2. Significance of the Infilling of the Spirit: BEING FILLED WITH THE HOLY SPIRIT IS SIGNIFICANT: First, humans are emotional beings in whom Satan is ready to fill with evil emotions (Acts 5:3; 13:8-10) that rule over them and lead them into wickedness and to oppose the work of the Lord. Through their actions their characters and dispositions are revealed. Second, the Lord wants to fill our inner beings with the presence and power of the Spirit, who comes as gift to those who know Christ their Savior. Third, the indwelling of the Spirit transforms us, makes us good persons, and strengthens our faith (Acts 11:24). With Him we obtain divine wisdom and spiritual discernment that allow us to recognize God’s activity (Acts 6:3). Fourth, the presence of the Spirit in our lives is visible through transformed lives of service to God and others.

Fifth, the Holy Spirit empowers Christ’s followers to witness, to do something for the Lord. Not all are prophets, because the infilling of the Spirit is according to His will for each one. Sixth, being filled with the Spirit does not necessarily entail miracles. This element is present, but it is subservient to the mission of the church. Paul’s being filled with the Spirit was not accompanied by a supernatural manifestation. He was empowered to preach (Acts 9:17-22). Healing and signs added some effectiveness to what was the most important manifestation of being filled with the Spirit: being guided by the Spirit and fulfilling the mission of the church (Acts 4:29-31).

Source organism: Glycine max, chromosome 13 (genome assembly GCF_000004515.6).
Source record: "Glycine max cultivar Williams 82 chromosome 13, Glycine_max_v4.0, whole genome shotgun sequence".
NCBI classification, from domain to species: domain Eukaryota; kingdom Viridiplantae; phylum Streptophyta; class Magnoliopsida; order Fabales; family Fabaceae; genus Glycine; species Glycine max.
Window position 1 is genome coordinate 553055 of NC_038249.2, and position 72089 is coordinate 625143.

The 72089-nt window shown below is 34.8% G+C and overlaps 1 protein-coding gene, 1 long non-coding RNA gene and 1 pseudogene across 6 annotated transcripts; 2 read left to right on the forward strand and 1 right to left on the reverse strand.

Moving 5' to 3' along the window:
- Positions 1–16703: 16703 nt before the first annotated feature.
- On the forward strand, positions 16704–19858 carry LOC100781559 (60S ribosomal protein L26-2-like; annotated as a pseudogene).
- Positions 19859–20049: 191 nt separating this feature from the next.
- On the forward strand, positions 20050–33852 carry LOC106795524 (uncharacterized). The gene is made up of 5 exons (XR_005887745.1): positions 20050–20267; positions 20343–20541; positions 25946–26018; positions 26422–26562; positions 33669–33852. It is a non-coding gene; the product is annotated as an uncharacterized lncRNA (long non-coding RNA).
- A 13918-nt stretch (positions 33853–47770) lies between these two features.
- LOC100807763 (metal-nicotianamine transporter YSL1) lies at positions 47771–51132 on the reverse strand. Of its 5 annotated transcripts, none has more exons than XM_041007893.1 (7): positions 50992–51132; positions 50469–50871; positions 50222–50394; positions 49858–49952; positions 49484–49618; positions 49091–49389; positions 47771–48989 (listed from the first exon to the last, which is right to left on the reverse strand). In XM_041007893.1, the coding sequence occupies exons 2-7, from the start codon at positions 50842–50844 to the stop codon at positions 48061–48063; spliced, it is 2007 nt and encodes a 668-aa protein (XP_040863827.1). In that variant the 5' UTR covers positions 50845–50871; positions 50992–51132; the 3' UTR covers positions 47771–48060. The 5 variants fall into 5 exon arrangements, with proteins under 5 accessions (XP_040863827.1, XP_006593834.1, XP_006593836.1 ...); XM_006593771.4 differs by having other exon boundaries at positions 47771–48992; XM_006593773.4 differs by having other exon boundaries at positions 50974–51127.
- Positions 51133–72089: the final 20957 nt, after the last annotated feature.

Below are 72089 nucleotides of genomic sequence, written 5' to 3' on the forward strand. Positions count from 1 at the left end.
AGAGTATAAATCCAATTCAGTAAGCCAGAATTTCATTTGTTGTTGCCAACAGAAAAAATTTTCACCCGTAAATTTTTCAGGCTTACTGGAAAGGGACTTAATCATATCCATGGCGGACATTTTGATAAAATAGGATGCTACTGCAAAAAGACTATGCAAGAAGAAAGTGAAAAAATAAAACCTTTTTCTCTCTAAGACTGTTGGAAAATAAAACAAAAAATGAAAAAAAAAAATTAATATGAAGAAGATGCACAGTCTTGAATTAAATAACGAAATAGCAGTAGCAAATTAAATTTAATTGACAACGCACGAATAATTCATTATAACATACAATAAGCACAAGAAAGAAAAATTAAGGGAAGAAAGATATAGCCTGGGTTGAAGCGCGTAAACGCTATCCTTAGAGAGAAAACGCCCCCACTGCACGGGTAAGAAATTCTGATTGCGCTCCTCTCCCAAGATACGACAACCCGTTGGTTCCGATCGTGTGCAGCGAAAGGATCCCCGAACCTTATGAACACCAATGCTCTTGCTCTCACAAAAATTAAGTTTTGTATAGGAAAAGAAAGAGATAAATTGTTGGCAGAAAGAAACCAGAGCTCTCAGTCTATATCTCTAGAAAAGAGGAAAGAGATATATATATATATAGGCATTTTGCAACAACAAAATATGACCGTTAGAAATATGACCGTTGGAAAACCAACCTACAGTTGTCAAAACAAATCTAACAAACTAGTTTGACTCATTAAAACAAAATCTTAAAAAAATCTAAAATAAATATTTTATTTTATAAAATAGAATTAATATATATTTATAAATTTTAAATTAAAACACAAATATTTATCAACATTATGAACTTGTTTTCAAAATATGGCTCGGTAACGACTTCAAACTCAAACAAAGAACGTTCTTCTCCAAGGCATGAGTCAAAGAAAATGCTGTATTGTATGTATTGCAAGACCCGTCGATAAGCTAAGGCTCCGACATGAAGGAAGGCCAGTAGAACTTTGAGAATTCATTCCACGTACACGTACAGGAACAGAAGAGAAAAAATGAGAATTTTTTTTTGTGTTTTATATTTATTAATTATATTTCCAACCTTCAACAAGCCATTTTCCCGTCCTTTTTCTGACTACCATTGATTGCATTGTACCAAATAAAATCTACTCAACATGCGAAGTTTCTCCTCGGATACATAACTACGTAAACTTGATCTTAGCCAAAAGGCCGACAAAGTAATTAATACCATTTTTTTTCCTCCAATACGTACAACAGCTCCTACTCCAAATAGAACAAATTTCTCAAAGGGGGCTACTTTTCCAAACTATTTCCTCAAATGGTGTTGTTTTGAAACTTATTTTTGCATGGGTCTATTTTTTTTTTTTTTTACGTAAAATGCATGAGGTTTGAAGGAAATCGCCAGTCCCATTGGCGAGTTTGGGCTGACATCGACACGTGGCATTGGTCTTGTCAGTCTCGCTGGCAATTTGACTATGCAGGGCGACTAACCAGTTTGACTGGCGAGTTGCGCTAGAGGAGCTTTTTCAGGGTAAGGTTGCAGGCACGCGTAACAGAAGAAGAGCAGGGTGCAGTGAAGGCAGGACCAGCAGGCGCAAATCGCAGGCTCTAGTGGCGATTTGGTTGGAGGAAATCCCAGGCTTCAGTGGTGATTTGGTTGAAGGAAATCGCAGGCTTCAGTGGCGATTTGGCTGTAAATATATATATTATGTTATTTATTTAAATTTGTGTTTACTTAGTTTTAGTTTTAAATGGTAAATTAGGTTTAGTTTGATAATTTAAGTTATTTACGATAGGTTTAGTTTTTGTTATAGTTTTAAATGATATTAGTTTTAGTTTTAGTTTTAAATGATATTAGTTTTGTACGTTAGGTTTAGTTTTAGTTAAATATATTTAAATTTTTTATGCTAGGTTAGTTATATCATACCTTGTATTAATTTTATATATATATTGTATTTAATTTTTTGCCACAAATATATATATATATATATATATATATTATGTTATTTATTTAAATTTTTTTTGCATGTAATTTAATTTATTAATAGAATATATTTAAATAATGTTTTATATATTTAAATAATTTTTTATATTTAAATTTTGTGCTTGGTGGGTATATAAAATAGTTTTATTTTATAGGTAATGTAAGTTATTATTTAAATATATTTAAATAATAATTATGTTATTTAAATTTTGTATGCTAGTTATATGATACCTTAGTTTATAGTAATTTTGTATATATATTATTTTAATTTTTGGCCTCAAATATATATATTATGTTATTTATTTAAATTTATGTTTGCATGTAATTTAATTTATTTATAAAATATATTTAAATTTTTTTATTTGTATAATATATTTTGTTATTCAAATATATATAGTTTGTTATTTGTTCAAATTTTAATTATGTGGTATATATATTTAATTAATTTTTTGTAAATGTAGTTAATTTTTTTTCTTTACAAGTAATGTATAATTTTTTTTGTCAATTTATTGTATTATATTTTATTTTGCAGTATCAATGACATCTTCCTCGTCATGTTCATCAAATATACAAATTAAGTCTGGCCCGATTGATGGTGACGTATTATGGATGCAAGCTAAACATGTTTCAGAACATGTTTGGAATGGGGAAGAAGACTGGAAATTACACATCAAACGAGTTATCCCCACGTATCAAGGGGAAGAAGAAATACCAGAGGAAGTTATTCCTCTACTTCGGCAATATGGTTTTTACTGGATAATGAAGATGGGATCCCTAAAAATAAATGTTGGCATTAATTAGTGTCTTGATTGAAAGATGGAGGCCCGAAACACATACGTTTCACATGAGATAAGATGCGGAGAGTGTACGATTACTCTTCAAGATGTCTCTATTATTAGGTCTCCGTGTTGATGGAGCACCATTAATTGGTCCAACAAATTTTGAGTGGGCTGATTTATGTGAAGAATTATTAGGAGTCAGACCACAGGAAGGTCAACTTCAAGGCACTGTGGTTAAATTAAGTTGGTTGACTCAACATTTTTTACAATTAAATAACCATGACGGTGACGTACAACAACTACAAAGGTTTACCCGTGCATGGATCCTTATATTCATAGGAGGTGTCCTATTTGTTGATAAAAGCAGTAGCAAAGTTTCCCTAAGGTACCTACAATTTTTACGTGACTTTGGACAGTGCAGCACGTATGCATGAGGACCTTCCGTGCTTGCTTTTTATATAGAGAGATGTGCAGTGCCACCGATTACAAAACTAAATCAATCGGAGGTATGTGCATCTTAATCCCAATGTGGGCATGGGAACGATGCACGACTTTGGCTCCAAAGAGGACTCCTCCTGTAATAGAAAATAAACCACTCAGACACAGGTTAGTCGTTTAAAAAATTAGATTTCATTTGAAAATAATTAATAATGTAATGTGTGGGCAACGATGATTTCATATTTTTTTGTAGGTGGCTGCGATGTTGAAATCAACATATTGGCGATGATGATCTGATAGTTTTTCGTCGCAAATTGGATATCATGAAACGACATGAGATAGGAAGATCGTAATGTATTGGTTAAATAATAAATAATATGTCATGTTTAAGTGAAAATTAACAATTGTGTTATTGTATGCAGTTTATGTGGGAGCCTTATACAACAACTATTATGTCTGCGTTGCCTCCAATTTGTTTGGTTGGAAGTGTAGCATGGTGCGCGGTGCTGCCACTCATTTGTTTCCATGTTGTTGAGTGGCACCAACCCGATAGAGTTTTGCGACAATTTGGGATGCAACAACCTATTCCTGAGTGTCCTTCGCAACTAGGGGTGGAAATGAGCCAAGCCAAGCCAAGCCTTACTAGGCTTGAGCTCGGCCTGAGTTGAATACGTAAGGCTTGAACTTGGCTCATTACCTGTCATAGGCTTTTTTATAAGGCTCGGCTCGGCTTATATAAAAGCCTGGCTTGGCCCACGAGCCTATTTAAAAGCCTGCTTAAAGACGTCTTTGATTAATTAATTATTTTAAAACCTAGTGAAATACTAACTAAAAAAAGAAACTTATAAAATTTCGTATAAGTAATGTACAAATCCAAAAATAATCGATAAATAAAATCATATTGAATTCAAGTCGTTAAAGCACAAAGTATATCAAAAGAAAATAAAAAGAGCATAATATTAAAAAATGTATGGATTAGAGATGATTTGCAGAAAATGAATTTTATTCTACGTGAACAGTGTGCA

What should you do in this coming new week: The foolish virgins needed to increase their capacity for the Holy Spirit in their lives. When we humble ourselves, die to self, unselfishly pray, study God’s Word, and lovingly share God’s Word with others in word and loving deeds, We increase our capacity for an infilling of the Holy Spirit in latter-rain power. So unselfishly pray this week; study God’s Word and lovingly share it with others and engage in acts of service toward fellow men. Is it your desire to do this; pause for a moment and ask God to equip and empower you.


The One Talent Man

Sermon 1
Sermon 1

Show Love and Care

Sermon 1
Sermon 1.

Show Love and Care

Pastors Near You.. 

From Pastor O M Ngwenya

Title: The Church is a Family

The church in heaven and on earth is considered a family (Eph. 3:15). When we become members of God’s Kingdom, we become members of a family, the family of faith, the family of God. Care for one another should exhibit in the family of faith. A special characteristic of the church as family is fellowship. Christian fellowship (koinonia in Greek) is not merely socialization but fellowship in the gospel. Members …. Give anyone who becomes a part of the family “the right hand of fellowship” (Gal. 2:9). We need to love one another for. “By this shall all men know that ye are my disciples, if ye have love one to another. (KJV John 13:35). “the members should have the same care one for another.”(KJV 1 Corinthians 12:25).

Show Love and Care
i. Demonstrate Excellence
ii. Demonstrate Collaboration
iii. Demonstrate Accountability
iv. Demonstrate Respect
v. Demonstrate Trust
vi. Demonstrate Integrity
vii. Demonstrate Humility: